Segal, Hugh

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SEGAL, HUGH (1951– ), Canadian author, political strategist, educator, and pundit. Segal was born in Montreal into a family of modest means. He attended Jewish parochial school but, unusual in the heavily Liberal Party-supporting English-speaking Jewish community of Montreal, Segal was early drawn to the Conservative Party of John Diefenbaker. In 1962, when Segal only 13, Diefenbaker, then Conservative prime minister, visited Segal's school and so impressed Segal that he campaigned on behalf of his local Conservative Party candidate in the 1962 federal election. The Conservative candidate lost the seat but Segal was hooked on politics and went on to become an influential Conservative Party insider.

In 1972 Segal graduated in history from the University of Ottawa, where, very active in the Young Conservatives, he was elected student union president. Also in 1972 and again in 1974 Segal unsuccessfully sought election in Ottawa for a seat in the House of Commons. While never elected to public office, as a high-profile Red Tory, fiscally conservative but socially liberal, Segal served on the staff of Robert Stanfield, leader of the Opposition, was a senior aide to Ontario premier William Davis, and a close advisor and, for a time, chief of staff to Prime Minister Brian Mulroney. In 1998 he ran unsuccessfully against Joe Clark to lead the Conservative Party of Canada. More recently, Segal unsuccessfully warned against the merger of the federal Conservative Party with the more socially conservative Alliance Party.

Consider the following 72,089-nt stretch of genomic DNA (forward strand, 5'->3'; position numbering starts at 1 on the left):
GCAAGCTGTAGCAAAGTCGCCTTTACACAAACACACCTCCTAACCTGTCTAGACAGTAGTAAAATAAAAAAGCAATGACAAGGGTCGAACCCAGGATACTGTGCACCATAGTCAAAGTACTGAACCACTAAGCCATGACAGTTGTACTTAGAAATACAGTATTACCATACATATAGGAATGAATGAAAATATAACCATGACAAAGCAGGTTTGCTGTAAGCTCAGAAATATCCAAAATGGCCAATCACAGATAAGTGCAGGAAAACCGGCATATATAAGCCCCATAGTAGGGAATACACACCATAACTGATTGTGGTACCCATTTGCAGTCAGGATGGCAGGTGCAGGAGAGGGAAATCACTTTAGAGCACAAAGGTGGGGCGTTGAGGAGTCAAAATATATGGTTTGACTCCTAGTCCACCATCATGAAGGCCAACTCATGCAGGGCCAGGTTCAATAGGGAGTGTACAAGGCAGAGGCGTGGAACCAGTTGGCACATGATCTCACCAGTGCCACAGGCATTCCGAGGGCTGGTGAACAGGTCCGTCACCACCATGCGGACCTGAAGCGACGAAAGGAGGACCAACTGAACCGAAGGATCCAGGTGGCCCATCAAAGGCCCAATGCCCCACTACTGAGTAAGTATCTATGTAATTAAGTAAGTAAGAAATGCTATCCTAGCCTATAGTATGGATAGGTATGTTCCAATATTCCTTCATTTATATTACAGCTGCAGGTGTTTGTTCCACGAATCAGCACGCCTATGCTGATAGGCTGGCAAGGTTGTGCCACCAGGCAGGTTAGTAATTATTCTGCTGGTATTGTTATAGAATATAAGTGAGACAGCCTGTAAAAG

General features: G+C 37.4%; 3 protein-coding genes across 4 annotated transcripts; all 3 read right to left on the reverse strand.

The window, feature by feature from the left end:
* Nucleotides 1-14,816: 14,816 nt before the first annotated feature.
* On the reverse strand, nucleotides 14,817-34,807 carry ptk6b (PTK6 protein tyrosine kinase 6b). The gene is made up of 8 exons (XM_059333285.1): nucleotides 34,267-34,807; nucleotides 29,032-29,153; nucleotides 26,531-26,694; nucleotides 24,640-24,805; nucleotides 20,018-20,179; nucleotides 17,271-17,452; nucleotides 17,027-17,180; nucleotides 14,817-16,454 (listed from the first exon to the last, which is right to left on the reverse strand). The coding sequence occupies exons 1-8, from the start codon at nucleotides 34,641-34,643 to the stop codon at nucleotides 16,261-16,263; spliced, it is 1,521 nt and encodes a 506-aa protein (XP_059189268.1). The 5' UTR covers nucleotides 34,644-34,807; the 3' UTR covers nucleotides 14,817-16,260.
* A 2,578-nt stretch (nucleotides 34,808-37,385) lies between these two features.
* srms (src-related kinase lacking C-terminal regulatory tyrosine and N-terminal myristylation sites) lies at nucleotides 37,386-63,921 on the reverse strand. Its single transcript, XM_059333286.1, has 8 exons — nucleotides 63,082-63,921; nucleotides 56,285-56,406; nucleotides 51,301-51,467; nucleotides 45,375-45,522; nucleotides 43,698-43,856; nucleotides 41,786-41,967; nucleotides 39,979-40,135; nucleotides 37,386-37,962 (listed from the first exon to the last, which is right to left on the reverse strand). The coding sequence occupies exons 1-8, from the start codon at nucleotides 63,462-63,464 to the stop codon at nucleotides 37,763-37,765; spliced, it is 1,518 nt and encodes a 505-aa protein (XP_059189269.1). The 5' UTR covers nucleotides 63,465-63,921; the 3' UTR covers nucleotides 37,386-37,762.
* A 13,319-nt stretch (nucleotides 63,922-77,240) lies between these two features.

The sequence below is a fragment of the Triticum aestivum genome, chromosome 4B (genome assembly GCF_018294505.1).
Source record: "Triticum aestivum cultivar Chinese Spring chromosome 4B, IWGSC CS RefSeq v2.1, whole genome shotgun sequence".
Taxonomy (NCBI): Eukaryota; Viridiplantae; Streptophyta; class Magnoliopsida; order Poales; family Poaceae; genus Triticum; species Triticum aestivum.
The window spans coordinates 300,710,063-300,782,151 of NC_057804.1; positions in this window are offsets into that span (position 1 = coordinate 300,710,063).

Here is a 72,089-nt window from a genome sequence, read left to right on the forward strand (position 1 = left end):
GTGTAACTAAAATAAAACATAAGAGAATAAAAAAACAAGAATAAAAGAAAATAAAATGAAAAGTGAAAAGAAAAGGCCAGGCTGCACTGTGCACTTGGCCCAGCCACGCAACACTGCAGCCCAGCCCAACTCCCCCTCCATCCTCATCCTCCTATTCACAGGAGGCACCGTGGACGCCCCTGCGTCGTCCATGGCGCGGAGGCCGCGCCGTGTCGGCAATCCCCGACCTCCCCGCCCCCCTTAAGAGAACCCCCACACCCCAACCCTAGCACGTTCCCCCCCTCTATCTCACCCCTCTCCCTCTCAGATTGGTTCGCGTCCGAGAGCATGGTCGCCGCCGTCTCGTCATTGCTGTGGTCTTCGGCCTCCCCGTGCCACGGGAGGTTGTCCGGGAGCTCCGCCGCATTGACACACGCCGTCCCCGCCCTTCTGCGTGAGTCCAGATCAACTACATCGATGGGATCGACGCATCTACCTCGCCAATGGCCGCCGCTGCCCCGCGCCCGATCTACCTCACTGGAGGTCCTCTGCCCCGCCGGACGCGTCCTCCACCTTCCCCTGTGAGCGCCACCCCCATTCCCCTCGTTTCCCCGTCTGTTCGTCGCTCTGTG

From 1999 Segal was president of the Institute on Research on Public Policy and taught in the School of Policy Studies at Queen's University in Kingston, Ontario. He was also a director of various public companies and active in a number of charitable, educational, and community organizations. He was often called upon by the media to comment on Canadian political issues. In 2003 he was honored with the Order of Canada. He wrote No Surrender: Reflections of a Happy Warrior in the Tory Crusade (1996) and In Defence of Civility: Reflections of a Recovering Politician (2000).

[Harold Troper (2nd ed.)]